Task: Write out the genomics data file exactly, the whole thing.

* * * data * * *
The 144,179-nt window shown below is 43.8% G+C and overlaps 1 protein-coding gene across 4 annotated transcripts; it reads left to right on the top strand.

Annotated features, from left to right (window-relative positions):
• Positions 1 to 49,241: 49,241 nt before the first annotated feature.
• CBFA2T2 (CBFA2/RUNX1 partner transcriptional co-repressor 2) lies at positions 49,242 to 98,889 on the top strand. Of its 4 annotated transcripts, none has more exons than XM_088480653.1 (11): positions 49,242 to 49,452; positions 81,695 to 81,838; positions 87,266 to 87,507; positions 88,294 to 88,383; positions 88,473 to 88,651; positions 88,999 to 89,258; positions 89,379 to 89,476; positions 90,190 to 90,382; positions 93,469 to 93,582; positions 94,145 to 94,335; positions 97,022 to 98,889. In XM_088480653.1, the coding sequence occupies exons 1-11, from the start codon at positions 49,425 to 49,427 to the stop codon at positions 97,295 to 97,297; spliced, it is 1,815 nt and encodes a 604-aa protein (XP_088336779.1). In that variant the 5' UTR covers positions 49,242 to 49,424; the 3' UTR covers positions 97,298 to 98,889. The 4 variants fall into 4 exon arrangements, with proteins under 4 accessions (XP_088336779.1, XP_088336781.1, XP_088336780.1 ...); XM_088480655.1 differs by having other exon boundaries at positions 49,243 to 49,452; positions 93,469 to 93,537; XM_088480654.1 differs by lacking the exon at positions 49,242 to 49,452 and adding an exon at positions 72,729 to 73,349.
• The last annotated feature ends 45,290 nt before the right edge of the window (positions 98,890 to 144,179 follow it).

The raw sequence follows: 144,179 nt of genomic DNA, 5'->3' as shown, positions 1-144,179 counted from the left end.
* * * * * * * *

The 144,179-nt window shown below is 43.8% G+C and overlaps 1 protein-coding gene across 4 annotated transcripts; it reads left to right on the top strand.

Annotated features, from left to right (window-relative positions):
• Positions 1 to 49,241: 49,241 nt before the first annotated feature.
• CBFA2T2 (CBFA2/RUNX1 partner transcriptional co-repressor 2) lies at positions 49,242 to 98,889 on the top strand. Of its 4 annotated transcripts, none has more exons than XM_088480653.1 (11): positions 49,242 to 49,452; positions 81,695 to 81,838; positions 87,266 to 87,507; positions 88,294 to 88,383; positions 88,473 to 88,651; positions 88,999 to 89,258; positions 89,379 to 89,476; positions 90,190 to 90,382; positions 93,469 to 93,582; positions 94,145 to 94,335; positions 97,022 to 98,889. In XM_088480653.1, the coding sequence occupies exons 1-11, from the start codon at positions 49,425 to 49,427 to the stop codon at positions 97,295 to 97,297; spliced, it is 1,815 nt and encodes a 604-aa protein (XP_088336779.1). In that variant the 5' UTR covers positions 49,242 to 49,424; the 3' UTR covers positions 97,298 to 98,889. The 4 variants fall into 4 exon arrangements, with proteins under 4 accessions (XP_088336779.1, XP_088336781.1, XP_088336780.1 ...); XM_088480655.1 differs by having other exon boundaries at positions 49,243 to 49,452; positions 93,469 to 93,537; XM_088480654.1 differs by lacking the exon at positions 49,242 to 49,452 and adding an exon at positions 72,729 to 73,349.
• The last annotated feature ends 45,290 nt before the right edge of the window (positions 98,890 to 144,179 follow it).

The raw sequence follows: 144,179 nt of genomic DNA, 5'->3' as shown, positions 1-144,179 counted from the left end.